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Budget Magic: $68 (8 tix) Artifact Blast Affinity (Modern)

Moghrey mie, Budget Magic lovers, it's that time once again! Lately we've been playing a lot of Standard on Budget Magic since the format is fresh, new and fun, which means we're overdue for some sweet Modern action. As such, today we're heading to Modern to play a deck that's cheap even by Budget Magic Standards at under $70 in paper and only 8 tix on Magic Online: Artifact Blast Affinity! The deck is basically an ultra-budget build mono-red Affinity deck, but rather than finishing the game with just creatures we have Shrapnel Blast and Galvanic Blast to take huge chunks of life from our opponent for just one or two mana at instant speed! Thanks to our blasts, if we can get in somewhere around 10 points of damage with our creatures our burn spells should be able to take care of the rest. Just how good is an ultra-budget, burn-heavy build of Affinity in Modern? Let's get to the videos and find out; then, we'll talk more about the deck!

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Budget Magic: Artifact Blast (Modern)

The Deck

Artifact Blast is basically an a burn-heavy, ultra-budget mono-red Affinity deck. The basic plan of the deck is simple: we try to get in somewhere around 10 points of damage in the early game with our cheap creatures and then use our blasts—Shrapnel Blast and Galvanic Blast—to burn our opponent out of the game!

The Artifacts

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We kick things off with two free threats: Memnite and Ornithopter. While neither of these creatures is all that powerful, our deck mostly just wants as many artifacts on the battlefield as possible, and having some free options helps us flood the board quickly. Plus, both are fine options for wearing equipment like Ghostfire Blade or Cranial Plating, and they also combine with Springleaf Drum to produce extra mana for free!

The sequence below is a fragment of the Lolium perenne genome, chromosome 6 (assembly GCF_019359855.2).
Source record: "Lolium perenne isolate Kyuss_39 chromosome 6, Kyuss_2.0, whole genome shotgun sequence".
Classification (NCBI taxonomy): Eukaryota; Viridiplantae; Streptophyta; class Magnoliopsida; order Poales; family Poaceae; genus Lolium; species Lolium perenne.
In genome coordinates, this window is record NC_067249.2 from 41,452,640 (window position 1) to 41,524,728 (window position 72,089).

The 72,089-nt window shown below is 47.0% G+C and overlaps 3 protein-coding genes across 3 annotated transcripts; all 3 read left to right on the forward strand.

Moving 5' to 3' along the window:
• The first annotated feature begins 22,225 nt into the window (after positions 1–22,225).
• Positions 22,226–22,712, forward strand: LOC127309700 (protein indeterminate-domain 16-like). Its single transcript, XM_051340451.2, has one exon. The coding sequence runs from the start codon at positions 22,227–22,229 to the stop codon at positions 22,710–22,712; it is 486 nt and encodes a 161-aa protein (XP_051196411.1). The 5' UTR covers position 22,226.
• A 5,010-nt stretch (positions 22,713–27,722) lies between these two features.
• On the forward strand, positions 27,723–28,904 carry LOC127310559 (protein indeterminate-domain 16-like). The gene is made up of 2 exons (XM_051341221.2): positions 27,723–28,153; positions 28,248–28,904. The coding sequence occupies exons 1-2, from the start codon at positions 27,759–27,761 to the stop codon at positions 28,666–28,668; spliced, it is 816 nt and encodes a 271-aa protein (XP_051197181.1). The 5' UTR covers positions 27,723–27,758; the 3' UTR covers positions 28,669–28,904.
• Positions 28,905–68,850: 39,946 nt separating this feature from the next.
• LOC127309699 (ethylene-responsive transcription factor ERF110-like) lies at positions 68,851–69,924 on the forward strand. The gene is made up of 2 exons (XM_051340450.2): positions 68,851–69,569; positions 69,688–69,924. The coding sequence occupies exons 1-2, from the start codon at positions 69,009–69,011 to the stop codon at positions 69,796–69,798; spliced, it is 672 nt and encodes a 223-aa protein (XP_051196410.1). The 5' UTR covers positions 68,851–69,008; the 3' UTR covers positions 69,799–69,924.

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Next up on our artifact creatures list are the start of our one-drops, in Arcbound Worker and Vault Skirge. Arcbound Worker gives us another cheap artifact creature with the upside of being able to put a +1/+1 counter on one of our other creatures when it dies. Meanwhile, Vault Skirge—which is technically two mana, but we almost always cast it for one mana and two life, since we aren't playing any black-producing lands—is not only evasive but also has lifelink, making it one of our better creatures to buff with equipment. 

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Signal Pest is one of our most powerful creatures. Its pseudo-flying ability makes it solid with Ghostfire Blade and Cranial Plating, and pumping our team when it attacks allows us to get in big chunks of damage with our cheap artifact creatures. Meanwhile, Bomat Courier is one of the best cards in our deck. Since all of the cards in our deck are incredibly cheap, it's pretty easy for us to dump our hand in the early turns of the game, and then we can (hopefully) use Bomat Courier as a way to refill out hand and find just a bit more action to close out the game.